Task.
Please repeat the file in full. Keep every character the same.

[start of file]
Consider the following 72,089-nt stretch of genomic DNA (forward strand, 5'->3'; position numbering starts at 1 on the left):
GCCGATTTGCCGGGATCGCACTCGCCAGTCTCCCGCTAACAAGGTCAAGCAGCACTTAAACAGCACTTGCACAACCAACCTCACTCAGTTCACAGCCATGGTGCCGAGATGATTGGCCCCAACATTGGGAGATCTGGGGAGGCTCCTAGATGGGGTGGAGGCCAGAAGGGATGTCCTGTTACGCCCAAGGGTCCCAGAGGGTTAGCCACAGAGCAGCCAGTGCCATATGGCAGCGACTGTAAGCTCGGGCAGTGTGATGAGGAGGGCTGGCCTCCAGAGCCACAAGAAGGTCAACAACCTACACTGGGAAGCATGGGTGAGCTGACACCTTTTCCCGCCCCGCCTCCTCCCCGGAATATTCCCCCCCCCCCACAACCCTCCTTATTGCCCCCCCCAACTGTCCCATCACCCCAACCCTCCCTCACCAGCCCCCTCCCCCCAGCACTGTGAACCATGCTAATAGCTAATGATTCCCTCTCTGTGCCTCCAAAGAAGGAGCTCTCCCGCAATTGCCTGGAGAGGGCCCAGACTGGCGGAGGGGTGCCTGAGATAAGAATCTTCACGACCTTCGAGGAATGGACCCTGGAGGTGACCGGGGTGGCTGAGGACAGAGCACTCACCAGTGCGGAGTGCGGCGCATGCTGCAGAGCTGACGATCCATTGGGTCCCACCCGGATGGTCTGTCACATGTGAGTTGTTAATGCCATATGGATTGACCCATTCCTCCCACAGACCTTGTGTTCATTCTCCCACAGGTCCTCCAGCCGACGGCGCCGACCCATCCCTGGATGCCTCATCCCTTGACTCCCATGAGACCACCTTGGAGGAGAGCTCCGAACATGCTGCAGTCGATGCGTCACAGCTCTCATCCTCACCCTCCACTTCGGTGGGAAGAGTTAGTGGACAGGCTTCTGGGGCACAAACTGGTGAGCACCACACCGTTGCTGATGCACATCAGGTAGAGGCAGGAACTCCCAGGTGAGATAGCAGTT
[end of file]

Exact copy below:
Consider the following 72,089-nt stretch of genomic DNA (forward strand, 5'->3'; position numbering starts at 1 on the left):
GCCGATTTGCCGGGATCGCACTCGCCAGTCTCCCGCTAACAAGGTCAAGCAGCACTTAAACAGCACTTGCACAACCAACCTCACTCAGTTCACAGCCATGGTGCCGAGATGATTGGCCCCAACATTGGGAGATCTGGGGAGGCTCCTAGATGGGGTGGAGGCCAGAAGGGATGTCCTGTTACGCCCAAGGGTCCCAGAGGGTTAGCCACAGAGCAGCCAGTGCCATATGGCAGCGACTGTAAGCTCGGGCAGTGTGATGAGGAGGGCTGGCCTCCAGAGCCACAAGAAGGTCAACAACCTACACTGGGAAGCATGGGTGAGCTGACACCTTTTCCCGCCCCGCCTCCTCCCCGGAATATTCCCCCCCCCCCACAACCCTCCTTATTGCCCCCCCCAACTGTCCCATCACCCCAACCCTCCCTCACCAGCCCCCTCCCCCCAGCACTGTGAACCATGCTAATAGCTAATGATTCCCTCTCTGTGCCTCCAAAGAAGGAGCTCTCCCGCAATTGCCTGGAGAGGGCCCAGACTGGCGGAGGGGTGCCTGAGATAAGAATCTTCACGACCTTCGAGGAATGGACCCTGGAGGTGACCGGGGTGGCTGAGGACAGAGCACTCACCAGTGCGGAGTGCGGCGCATGCTGCAGAGCTGACGATCCATTGGGTCCCACCCGGATGGTCTGTCACATGTGAGTTGTTAATGCCATATGGATTGACCCATTCCTCCCACAGACCTTGTGTTCATTCTCCCACAGGTCCTCCAGCCGACGGCGCCGACCCATCCCTGGATGCCTCATCCCTTGACTCCCATGAGACCACCTTGGAGGAGAGCTCCGAACATGCTGCAGTCGATGCGTCACAGCTCTCATCCTCACCCTCCACTTCGGTGGGAAGAGTTAGTGGACAGGCTTCTGGGGCACAAACTGGTGAGCACCACACCGTTGCTGATGCACATCAGGTAGAGGCAGGAACTCCCAGGTGAGATAGCAGTT